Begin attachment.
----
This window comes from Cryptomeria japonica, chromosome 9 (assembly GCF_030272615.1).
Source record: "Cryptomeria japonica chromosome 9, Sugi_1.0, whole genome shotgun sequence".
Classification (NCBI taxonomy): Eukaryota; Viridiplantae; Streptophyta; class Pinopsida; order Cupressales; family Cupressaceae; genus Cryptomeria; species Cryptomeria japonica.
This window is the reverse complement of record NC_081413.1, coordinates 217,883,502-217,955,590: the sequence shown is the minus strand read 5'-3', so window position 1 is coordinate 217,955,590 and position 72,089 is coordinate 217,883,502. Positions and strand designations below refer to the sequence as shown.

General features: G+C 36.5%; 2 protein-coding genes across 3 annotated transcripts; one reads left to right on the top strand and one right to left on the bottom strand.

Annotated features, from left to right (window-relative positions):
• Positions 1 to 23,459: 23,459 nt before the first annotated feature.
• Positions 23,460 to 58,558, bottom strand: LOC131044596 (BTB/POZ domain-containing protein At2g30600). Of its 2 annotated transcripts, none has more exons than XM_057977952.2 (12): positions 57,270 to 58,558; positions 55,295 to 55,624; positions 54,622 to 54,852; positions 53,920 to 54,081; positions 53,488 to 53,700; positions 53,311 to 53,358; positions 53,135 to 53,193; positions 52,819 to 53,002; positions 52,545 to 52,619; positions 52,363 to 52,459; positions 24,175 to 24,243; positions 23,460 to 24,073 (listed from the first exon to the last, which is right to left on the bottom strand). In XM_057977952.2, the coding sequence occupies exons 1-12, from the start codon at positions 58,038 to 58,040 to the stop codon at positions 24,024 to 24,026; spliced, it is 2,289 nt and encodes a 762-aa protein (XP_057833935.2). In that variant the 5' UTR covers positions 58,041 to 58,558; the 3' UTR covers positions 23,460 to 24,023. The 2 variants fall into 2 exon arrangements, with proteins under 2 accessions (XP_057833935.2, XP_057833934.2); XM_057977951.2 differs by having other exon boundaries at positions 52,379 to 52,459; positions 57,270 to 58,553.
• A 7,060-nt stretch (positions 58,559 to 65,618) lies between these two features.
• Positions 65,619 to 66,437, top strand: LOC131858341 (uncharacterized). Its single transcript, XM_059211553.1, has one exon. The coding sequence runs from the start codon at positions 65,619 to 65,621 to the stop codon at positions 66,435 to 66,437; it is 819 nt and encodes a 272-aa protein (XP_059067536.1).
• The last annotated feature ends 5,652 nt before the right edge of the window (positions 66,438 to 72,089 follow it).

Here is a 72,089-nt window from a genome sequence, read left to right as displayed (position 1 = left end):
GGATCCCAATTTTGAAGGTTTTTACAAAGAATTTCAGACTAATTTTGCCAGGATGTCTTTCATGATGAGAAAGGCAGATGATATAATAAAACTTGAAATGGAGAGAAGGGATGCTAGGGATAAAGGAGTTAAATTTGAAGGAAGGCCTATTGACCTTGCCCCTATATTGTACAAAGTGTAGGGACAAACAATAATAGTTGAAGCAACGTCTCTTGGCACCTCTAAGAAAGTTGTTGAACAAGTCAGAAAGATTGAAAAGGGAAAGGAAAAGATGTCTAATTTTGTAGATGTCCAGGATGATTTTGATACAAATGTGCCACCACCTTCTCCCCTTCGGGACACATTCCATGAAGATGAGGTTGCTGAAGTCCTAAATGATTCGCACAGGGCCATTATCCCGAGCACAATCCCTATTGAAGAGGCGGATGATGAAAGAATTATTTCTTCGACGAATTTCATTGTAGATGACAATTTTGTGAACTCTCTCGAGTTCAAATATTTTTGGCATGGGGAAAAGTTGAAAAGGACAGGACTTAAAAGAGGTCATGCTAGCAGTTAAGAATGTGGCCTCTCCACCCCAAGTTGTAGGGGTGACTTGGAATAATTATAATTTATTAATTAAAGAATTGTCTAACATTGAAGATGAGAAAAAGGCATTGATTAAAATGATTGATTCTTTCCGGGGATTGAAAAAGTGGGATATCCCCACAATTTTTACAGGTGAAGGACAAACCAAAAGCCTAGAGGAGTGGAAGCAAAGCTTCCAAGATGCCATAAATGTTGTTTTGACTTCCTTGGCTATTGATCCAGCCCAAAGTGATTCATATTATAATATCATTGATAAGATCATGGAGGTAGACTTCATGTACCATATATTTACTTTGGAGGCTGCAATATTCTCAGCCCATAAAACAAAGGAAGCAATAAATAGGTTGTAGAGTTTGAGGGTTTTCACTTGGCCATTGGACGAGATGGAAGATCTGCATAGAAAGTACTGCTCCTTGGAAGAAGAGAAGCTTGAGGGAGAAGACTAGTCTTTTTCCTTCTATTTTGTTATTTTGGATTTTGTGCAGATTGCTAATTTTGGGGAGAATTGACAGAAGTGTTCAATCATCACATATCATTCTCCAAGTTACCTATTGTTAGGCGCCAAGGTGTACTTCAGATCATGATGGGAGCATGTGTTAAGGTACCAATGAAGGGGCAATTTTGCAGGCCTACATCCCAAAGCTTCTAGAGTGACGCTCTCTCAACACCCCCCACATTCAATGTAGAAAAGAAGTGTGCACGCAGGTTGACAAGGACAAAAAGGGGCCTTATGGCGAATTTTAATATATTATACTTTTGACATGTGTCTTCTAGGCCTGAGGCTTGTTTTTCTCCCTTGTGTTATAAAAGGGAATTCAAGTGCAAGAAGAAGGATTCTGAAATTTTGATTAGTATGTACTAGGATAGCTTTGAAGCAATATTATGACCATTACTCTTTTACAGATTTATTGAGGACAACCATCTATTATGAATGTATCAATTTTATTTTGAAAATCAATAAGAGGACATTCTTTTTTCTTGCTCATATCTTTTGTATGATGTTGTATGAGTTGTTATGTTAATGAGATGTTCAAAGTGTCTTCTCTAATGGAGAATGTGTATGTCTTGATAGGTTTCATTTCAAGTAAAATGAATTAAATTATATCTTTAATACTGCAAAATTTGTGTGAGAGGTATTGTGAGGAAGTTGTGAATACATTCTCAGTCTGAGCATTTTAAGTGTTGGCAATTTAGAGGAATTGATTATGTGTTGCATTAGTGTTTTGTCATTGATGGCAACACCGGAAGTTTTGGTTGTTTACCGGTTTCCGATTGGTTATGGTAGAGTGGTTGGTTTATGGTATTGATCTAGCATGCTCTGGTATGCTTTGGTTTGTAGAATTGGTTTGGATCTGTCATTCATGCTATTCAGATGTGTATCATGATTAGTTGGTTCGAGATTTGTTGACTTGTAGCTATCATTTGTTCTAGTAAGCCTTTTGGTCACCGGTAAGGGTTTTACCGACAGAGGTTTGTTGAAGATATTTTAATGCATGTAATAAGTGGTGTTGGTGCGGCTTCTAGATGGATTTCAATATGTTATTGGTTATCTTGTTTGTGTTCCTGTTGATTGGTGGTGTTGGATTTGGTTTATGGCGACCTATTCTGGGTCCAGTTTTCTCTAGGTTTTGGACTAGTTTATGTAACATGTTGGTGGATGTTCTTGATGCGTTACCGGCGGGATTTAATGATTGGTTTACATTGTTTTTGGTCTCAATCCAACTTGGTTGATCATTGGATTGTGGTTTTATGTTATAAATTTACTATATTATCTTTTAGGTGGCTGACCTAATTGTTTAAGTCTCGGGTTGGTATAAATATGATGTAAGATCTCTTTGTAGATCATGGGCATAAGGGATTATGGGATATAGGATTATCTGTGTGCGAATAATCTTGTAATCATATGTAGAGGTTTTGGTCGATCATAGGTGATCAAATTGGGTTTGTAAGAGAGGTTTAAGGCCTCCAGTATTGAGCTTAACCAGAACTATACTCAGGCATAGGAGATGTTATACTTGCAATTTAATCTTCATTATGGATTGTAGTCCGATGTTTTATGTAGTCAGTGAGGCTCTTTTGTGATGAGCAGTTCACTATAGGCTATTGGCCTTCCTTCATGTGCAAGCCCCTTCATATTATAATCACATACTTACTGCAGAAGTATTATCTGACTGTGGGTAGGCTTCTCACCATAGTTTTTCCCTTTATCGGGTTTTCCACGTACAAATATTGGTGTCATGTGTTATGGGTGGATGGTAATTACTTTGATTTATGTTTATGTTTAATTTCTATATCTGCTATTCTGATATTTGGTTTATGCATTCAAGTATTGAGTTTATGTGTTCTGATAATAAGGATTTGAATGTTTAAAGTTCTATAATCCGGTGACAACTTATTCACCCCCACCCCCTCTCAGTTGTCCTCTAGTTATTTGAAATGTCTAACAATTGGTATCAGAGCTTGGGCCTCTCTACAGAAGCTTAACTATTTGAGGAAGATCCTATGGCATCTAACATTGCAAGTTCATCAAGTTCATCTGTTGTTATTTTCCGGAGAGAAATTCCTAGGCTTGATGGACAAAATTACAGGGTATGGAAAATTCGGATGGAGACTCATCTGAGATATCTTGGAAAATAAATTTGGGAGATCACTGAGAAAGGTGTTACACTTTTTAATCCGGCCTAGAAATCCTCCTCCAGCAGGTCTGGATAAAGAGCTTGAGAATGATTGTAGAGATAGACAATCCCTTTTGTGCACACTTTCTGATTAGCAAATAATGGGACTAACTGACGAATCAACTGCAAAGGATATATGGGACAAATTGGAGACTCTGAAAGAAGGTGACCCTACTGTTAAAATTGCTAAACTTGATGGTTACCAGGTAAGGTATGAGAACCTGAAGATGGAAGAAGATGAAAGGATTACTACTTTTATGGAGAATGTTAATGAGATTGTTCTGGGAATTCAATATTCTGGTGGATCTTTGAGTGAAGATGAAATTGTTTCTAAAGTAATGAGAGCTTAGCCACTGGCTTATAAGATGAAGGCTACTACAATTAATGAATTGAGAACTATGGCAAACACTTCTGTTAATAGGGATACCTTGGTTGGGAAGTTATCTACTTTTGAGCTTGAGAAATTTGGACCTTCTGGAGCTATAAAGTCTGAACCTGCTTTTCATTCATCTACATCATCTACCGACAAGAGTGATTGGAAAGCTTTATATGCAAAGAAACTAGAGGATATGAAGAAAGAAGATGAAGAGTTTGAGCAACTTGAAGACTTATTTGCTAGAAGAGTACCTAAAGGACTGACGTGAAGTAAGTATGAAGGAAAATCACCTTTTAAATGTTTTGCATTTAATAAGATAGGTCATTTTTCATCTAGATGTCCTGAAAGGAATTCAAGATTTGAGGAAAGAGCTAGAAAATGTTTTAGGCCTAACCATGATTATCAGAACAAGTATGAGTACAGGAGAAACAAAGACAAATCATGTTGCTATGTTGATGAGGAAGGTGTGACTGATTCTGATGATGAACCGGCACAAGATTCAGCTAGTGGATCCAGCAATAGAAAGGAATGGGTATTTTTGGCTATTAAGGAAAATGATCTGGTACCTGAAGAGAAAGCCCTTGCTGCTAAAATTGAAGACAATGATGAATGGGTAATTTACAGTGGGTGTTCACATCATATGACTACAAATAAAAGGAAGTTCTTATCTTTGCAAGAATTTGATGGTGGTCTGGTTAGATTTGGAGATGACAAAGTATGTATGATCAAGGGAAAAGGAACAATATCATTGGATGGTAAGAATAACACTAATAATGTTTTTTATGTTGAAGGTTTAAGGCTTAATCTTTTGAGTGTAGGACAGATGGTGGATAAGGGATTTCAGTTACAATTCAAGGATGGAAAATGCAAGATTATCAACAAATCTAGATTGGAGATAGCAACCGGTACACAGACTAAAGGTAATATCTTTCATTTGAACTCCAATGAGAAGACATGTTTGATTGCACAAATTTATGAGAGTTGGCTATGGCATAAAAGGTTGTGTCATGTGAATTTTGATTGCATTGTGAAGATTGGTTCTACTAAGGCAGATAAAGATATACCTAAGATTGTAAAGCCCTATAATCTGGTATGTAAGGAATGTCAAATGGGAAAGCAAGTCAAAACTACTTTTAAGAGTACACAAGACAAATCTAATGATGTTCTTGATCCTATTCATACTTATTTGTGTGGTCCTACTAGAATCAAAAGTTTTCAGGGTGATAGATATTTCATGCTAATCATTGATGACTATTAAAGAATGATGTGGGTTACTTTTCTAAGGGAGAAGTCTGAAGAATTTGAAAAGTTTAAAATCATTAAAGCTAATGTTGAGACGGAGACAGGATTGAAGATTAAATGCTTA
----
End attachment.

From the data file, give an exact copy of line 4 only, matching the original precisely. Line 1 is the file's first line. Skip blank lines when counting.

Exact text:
This window is the reverse complement of record NC_081413.1, coordinates 217,883,502-217,955,590: the sequence shown is the minus strand read 5'-3', so window position 1 is coordinate 217,955,590 and position 72,089 is coordinate 217,883,502. Positions and strand designations below refer to the sequence as shown.